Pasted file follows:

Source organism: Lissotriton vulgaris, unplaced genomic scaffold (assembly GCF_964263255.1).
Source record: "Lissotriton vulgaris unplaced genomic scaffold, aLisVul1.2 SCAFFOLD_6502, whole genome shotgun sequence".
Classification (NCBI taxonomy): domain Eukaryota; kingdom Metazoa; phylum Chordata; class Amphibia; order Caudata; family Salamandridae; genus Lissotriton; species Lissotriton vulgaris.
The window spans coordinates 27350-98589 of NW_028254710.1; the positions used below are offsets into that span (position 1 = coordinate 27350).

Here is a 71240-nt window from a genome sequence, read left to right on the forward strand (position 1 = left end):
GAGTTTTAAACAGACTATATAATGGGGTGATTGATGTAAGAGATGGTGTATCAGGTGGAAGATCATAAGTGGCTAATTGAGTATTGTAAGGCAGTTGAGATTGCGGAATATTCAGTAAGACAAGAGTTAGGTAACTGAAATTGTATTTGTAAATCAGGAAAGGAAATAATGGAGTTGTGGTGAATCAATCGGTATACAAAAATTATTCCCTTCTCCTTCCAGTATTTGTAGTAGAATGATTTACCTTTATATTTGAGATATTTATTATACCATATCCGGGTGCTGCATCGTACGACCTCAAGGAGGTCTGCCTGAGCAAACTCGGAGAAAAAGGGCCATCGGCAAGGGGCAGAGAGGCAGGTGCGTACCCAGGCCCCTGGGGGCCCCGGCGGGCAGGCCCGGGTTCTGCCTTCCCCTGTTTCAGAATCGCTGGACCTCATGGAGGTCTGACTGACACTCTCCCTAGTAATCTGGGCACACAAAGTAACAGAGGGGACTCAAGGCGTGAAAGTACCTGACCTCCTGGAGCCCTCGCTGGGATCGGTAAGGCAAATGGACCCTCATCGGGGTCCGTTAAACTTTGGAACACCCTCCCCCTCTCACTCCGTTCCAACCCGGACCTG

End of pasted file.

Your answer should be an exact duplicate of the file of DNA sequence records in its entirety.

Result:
Source organism: Lissotriton vulgaris, unplaced genomic scaffold (assembly GCF_964263255.1).
Source record: "Lissotriton vulgaris unplaced genomic scaffold, aLisVul1.2 SCAFFOLD_6502, whole genome shotgun sequence".
Classification (NCBI taxonomy): domain Eukaryota; kingdom Metazoa; phylum Chordata; class Amphibia; order Caudata; family Salamandridae; genus Lissotriton; species Lissotriton vulgaris.
The window spans coordinates 27350-98589 of NW_028254710.1; the positions used below are offsets into that span (position 1 = coordinate 27350).

Here is a 71240-nt window from a genome sequence, read left to right on the forward strand (position 1 = left end):
GAGTTTTAAACAGACTATATAATGGGGTGATTGATGTAAGAGATGGTGTATCAGGTGGAAGATCATAAGTGGCTAATTGAGTATTGTAAGGCAGTTGAGATTGCGGAATATTCAGTAAGACAAGAGTTAGGTAACTGAAATTGTATTTGTAAATCAGGAAAGGAAATAATGGAGTTGTGGTGAATCAATCGGTATACAAAAATTATTCCCTTCTCCTTCCAGTATTTGTAGTAGAATGATTTACCTTTATATTTGAGATATTTATTATACCATATCCGGGTGCTGCATCGTACGACCTCAAGGAGGTCTGCCTGAGCAAACTCGGAGAAAAAGGGCCATCGGCAAGGGGCAGAGAGGCAGGTGCGTACCCAGGCCCCTGGGGGCCCCGGCGGGCAGGCCCGGGTTCTGCCTTCCCCTGTTTCAGAATCGCTGGACCTCATGGAGGTCTGACTGACACTCTCCCTAGTAATCTGGGCACACAAAGTAACAGAGGGGACTCAAGGCGTGAAAGTACCTGACCTCCTGGAGCCCTCGCTGGGATCGGTAAGGCAAATGGACCCTCATCGGGGTCCGTTAAACTTTGGAACACCCTCCCCCTCTCACTCCGTTCCAACCCGGACCTG